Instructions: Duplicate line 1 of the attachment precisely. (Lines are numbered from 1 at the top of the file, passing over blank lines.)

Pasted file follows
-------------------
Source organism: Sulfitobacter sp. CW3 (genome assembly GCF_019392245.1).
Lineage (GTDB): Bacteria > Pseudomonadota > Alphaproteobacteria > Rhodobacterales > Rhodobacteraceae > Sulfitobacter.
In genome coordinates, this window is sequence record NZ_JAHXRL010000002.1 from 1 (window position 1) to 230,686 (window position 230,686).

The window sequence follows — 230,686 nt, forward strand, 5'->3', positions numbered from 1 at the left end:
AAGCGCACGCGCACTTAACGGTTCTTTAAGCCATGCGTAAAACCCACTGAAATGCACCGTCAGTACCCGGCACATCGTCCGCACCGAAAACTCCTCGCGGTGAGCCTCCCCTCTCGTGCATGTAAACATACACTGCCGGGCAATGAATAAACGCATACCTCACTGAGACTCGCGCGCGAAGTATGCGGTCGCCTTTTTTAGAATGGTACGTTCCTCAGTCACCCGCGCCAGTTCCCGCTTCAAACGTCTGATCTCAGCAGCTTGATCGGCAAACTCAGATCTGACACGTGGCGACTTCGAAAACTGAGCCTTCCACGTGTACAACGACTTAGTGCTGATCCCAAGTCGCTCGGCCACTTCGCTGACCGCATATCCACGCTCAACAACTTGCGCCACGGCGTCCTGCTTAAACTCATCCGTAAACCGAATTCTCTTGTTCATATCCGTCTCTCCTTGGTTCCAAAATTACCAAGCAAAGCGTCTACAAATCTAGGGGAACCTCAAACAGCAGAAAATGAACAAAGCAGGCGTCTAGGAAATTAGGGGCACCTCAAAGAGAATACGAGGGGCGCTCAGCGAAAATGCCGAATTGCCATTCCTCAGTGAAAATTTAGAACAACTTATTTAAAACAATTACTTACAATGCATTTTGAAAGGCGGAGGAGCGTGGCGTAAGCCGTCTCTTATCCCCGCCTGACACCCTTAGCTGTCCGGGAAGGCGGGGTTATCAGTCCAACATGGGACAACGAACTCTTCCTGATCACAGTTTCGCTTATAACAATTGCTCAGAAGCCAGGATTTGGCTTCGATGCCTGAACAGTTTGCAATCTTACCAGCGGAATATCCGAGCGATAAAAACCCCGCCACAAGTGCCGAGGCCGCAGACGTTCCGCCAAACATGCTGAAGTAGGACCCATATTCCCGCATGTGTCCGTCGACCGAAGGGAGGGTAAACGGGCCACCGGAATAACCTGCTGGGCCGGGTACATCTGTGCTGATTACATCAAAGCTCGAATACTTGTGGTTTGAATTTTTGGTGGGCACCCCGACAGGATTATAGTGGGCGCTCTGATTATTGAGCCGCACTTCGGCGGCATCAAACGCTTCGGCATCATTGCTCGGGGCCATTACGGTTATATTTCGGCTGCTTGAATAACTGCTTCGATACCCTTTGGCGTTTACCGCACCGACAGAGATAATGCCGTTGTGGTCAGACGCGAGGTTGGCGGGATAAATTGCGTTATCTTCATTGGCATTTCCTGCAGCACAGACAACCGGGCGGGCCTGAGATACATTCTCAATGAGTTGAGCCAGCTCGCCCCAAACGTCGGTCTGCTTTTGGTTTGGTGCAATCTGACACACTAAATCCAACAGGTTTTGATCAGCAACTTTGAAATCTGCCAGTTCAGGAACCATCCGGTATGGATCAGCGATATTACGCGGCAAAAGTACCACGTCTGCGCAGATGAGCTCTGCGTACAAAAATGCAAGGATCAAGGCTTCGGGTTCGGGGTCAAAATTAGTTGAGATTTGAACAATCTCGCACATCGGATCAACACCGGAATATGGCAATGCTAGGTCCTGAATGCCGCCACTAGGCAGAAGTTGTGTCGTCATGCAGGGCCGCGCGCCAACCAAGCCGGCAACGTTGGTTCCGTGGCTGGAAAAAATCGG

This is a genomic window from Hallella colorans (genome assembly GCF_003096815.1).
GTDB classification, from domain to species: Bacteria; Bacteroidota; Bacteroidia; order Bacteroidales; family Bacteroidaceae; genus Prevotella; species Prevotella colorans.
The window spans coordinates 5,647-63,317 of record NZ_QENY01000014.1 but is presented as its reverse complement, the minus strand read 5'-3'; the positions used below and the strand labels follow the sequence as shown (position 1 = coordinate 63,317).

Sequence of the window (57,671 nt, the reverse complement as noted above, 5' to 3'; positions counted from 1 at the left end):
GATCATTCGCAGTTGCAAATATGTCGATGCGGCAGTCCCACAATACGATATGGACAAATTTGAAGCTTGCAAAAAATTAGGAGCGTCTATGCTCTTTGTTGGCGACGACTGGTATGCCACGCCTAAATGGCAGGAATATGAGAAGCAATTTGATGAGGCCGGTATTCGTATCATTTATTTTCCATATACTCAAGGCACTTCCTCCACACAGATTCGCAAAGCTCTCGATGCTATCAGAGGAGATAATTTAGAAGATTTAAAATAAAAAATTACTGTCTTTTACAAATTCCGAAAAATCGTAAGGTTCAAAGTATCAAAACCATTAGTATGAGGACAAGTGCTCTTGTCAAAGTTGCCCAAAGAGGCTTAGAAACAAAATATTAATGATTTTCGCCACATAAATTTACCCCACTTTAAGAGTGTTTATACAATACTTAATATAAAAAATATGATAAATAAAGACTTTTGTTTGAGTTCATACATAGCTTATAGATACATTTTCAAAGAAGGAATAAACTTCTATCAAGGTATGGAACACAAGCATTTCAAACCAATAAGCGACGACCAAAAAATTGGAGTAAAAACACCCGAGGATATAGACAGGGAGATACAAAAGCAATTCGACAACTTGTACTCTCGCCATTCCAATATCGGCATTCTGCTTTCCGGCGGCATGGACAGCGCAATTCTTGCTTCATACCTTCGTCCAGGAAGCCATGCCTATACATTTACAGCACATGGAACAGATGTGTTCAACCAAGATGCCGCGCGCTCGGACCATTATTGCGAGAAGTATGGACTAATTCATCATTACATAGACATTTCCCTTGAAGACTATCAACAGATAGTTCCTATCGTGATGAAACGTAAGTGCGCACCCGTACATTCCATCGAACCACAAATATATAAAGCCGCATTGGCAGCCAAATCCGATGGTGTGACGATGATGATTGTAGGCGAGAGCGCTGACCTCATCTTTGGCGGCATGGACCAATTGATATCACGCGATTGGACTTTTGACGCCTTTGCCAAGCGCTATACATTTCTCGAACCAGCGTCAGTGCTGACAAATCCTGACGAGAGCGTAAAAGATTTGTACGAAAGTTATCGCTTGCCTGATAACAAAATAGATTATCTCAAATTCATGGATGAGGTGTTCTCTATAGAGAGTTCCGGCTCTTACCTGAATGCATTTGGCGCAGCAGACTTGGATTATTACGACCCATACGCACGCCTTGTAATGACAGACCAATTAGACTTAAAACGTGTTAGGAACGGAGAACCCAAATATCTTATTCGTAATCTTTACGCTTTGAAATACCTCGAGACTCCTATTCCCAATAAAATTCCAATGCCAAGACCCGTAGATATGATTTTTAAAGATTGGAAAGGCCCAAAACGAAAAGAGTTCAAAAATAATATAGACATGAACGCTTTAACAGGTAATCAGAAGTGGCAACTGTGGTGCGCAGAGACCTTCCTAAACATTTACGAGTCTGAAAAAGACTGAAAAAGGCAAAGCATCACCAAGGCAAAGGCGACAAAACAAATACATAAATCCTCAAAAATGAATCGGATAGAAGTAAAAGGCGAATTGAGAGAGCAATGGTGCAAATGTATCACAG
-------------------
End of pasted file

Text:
Source organism: Sulfitobacter sp. CW3 (genome assembly GCF_019392245.1).